I am sure you’ve been hearing about this a lot recently, due to you know what (ahem, coronavirus). But we need to focus on our immune system, not just in crisis but all the time. I am not saying that you can fix your immune system over night but feeding your body with right nutrients is as important as having fun.
Did you know that 70% of our immune system is stored in our gut flora? And that’s why we need to look after it more than ever.
Our gut health is linked to so many things, especially when it comes to our brain, moods, weight management and sleep.
I’m not saying that by boosting your immune system, all of a sudden you won’t catch any colds or viruses, our immune system is far more complex than that, but we can do our best to support it in fending off colds.
Here are my tips on looking after your immune system.
First up; vitamins. Here are my top tips when it comes to Vitamins & Minerals
Vitamin D – is a special nutrient supporting the immune system. Sunlight is our main source, however, as we know, we may not be able to get much sunlight through the winter months (November to the beginning of March – in the northern hemisphere) and therefore, often a Vitamin D supplement is recommended through those months to support our immune system. If you’re not a fan of using supplements, consider eating fortified food (select milks and cereals), oily fish, egg yolks, liver and mushrooms. When it comes to supplements, always check with a registered nutritionist to find out if you need it before spending your pennies.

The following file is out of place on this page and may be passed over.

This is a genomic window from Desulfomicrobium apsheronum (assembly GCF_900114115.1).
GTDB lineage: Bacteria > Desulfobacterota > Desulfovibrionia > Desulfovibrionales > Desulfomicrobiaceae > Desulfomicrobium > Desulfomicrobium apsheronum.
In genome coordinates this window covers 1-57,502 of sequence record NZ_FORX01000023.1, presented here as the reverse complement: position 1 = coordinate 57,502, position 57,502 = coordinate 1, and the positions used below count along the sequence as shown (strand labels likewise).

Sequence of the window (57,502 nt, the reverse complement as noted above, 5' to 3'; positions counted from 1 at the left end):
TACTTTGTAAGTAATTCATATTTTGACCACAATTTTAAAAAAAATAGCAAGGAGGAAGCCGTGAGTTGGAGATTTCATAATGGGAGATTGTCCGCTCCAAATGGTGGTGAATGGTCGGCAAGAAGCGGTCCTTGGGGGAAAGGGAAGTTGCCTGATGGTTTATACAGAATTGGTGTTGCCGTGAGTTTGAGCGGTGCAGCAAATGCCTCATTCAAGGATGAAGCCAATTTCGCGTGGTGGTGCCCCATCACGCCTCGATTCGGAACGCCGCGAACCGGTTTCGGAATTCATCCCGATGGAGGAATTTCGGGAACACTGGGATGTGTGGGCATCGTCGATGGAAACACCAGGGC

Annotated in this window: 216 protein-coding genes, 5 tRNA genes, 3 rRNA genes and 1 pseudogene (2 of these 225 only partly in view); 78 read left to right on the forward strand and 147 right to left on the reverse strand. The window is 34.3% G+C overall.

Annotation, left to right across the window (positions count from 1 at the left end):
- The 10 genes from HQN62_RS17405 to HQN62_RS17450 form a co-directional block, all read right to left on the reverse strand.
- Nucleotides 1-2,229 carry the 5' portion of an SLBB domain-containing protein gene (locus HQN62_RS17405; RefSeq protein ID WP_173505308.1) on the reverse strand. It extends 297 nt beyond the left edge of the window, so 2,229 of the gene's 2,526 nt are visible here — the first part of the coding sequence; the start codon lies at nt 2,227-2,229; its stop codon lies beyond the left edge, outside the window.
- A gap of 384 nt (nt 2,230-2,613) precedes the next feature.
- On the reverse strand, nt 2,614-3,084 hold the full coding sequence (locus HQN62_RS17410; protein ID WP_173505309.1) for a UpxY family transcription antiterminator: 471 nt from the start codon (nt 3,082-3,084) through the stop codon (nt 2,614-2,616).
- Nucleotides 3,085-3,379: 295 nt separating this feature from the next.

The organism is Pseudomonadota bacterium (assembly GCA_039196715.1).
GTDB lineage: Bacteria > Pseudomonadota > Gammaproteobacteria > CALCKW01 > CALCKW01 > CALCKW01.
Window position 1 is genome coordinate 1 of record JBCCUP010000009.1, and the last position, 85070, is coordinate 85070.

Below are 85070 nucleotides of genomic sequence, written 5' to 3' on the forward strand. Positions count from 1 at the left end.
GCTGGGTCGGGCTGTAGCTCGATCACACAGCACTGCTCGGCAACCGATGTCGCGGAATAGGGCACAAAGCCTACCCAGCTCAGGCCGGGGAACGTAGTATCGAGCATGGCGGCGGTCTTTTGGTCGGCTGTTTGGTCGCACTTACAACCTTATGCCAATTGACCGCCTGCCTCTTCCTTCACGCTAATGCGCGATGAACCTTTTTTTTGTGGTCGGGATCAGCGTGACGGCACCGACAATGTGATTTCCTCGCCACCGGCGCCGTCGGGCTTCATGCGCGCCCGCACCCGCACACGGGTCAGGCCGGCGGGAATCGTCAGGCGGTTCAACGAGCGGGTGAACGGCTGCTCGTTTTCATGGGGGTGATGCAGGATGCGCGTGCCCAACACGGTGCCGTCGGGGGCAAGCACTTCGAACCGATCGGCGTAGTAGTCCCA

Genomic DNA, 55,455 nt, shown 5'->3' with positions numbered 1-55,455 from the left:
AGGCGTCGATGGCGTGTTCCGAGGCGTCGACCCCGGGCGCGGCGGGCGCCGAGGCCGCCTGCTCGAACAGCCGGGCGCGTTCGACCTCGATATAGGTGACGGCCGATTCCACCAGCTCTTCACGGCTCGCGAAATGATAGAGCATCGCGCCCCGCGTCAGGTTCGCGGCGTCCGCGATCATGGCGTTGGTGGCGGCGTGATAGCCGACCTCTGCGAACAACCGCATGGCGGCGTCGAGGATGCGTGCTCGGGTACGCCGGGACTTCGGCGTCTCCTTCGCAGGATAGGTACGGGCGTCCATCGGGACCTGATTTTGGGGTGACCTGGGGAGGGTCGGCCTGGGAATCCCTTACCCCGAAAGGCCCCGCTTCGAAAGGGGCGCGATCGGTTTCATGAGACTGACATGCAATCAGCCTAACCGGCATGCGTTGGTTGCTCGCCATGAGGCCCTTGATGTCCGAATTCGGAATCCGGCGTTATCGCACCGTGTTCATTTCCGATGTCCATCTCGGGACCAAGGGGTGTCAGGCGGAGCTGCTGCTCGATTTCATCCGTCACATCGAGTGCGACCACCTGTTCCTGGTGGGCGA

Vitamin C – is an antioxidant which can help to prevent infections by supporting various cellular functions of both the innate and adaptive immune system. It maintains healthy skin, blood vessels and cartilage and plays a role in the production of collagen, which maintains our skin’s elasticity and strength. You can get vitamin C from citrus fruit (grapefruit, oranges, lemons), peppers (red ones contain 3 times more Vitamin C than oranges), tomatoes, cabbage, broccoli, bananas, kiwi, spinach, kale, cauliflower, watercress and berries. Try to avoid eating supplements and increase your Vitamin C intake instead through a colourful diet.
Vitamin A – is a powerful antioxidant which contributes to cell renewal and repair. It can be helpful in the short-term in supporting the body’s ability to fight infections. If you are pregnant ensure that you reduce the Vitamin A consumption, as in excess it may be harmful to the baby. You can get vitamin A from eggs, liver, oily fish, yellow and orange vegetables, such as carrots or sweet potatoes.
Zinc – this mineral supports our immune system, hormone production and fertility. It also contains benefits for skin as it can reduce inflammation and helps wound healing, and protects us against UV damage from the sun. However, you should work with your doctor or registered nutritionist on your dosage, as too much zinc can impair copper metabolism. And taking zinc on an empty stomach can cause nausea. Remember, everything in moderation. You can get Zinc from red meat, shellfish, eggs, chickpeas, potatoes, mushrooms, leafy green vegetables and some nuts.